Immunomodulation by the interactive effects of cadmium and hypercapnia in marine bivalves Crassostrea virginica and Mercenaria mercenaria

Estuarine organisms are exposed to multiple stressors including large fluctuations in partial pressure of carbon dioxide (PCO2) and concentrations of trace metals such as cadmium (Cd) that can affect their survival and fitness. Ocean acidification due to the increasing atmospheric PCO2 leads to a decrease in pH and shifts in the carbonate chemistry of seawater which can change bioavailability and toxicity of metals. We studied the interactive effects of PCO2 and Cd exposure on metal levels, metabolism and immune-related functions in hemocytes of two ecologically and economically important bivalve species, Mercenaria mercenaria (hard shell clam) and Crassostrea virginica (Eastern oyster). Clams and oysters were exposed to combinations of three PCO2 levels (∼400, 800 and 2000 μatm PCO2, corresponding to the present day conditions and the projections for the years 2100 and 2250, respectively) and two Cd concentrations (0 and 50 μg l-1) in seawater. Following four weeks of exposure to Cd, hemolymph of both species contained similar Cd levels (50-70 μg l-1), whereas hemocytes accumulated intracellular Cd burdens up to 15-42 mg l-1, regardless of the exposure PCO2. Clam hemocytes had considerably lower Cd burdens than those of oysters (0.7-1 ng 10-6 cells vs. 4-6 ng 10-6 cells, respectively). Cd exposure suppressed hemocyte metabolism and increased the rates of mitochondrial proton leak in normocapnia indicating partial mitochondrial uncoupling. This Cd-induced mitochondrial uncoupling was alleviated in hypercapnia. Cd exposure suppressed immune-related functions in hemocytes of clams and oysters, and these effects were exacerbated at elevated PCO2. Thus, elevated PCO2 combined with Cd exposure resulted in decrease in phagocytic activity and adhesion capacity as well as lower expression of mRNA for lectin and heat shock protein (HSP70) in clam and oyster hemocytes. In oysters, combined exposure to elevated PCO2 and Cd also led to reduced activity of lysozyme in hemocytes and hemolymph. Overall, our study shows that moderately elevated PCO2 (∼800-2000 μatm PCO2) potentiates the negative effects of Cd on immunity and thus may sensitize clams and oysters to pathogens and diseases during seasonal hypercapnia and/or ocean acidification in polluted estuaries.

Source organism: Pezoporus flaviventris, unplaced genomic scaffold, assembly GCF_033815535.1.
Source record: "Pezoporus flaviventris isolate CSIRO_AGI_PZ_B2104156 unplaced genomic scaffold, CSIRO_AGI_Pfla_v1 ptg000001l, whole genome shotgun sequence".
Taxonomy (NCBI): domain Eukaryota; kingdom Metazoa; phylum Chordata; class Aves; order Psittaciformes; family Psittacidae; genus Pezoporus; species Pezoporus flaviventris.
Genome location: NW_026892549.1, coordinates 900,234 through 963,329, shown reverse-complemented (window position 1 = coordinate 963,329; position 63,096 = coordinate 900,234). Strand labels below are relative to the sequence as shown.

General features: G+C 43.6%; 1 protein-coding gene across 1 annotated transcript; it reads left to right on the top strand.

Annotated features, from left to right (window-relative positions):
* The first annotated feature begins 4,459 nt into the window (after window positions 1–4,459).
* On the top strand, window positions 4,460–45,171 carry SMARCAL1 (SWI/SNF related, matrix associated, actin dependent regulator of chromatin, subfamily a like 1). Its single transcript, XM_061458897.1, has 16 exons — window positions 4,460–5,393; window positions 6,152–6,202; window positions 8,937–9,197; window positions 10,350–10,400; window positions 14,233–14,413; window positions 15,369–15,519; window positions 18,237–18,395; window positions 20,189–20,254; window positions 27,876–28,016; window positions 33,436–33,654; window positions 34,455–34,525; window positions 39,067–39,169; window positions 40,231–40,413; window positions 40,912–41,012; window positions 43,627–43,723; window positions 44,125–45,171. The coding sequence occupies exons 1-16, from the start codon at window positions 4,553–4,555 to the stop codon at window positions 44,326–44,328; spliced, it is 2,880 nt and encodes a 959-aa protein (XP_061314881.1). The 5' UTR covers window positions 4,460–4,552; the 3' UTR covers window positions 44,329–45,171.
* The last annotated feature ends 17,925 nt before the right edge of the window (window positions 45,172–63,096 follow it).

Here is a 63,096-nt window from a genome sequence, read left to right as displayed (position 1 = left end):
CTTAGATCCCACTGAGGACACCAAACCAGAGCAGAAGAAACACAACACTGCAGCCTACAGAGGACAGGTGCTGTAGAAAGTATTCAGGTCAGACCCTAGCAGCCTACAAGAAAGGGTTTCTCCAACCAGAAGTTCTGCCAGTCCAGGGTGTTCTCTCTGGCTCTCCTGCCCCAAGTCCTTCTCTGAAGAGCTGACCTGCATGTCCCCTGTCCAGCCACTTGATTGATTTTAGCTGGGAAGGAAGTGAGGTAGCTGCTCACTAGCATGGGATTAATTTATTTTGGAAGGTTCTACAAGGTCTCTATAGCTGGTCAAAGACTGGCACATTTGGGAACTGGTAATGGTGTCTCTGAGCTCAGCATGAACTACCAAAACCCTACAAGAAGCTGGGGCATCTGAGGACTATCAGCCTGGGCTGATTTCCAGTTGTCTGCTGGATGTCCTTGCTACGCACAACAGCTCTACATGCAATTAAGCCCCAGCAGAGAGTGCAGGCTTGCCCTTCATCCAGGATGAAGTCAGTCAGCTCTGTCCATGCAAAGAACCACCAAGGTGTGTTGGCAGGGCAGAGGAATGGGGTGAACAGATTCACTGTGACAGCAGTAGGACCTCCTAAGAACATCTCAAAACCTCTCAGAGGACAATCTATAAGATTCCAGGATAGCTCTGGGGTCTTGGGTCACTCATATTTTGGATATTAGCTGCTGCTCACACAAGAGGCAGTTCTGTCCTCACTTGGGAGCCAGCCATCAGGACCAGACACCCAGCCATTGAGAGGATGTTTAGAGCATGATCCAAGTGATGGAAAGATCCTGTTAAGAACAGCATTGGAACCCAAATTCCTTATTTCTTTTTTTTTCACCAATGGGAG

Ivanina A. V., Hawkins C. & Sokolova I. M., in press.Immunomodulation by the interactive effects of cadmium and hypercapnia in marine bivalves Crassostrea virginica and Mercenaria mercenaria. Fish ans Shellfish Immunology. Article (subscription required).

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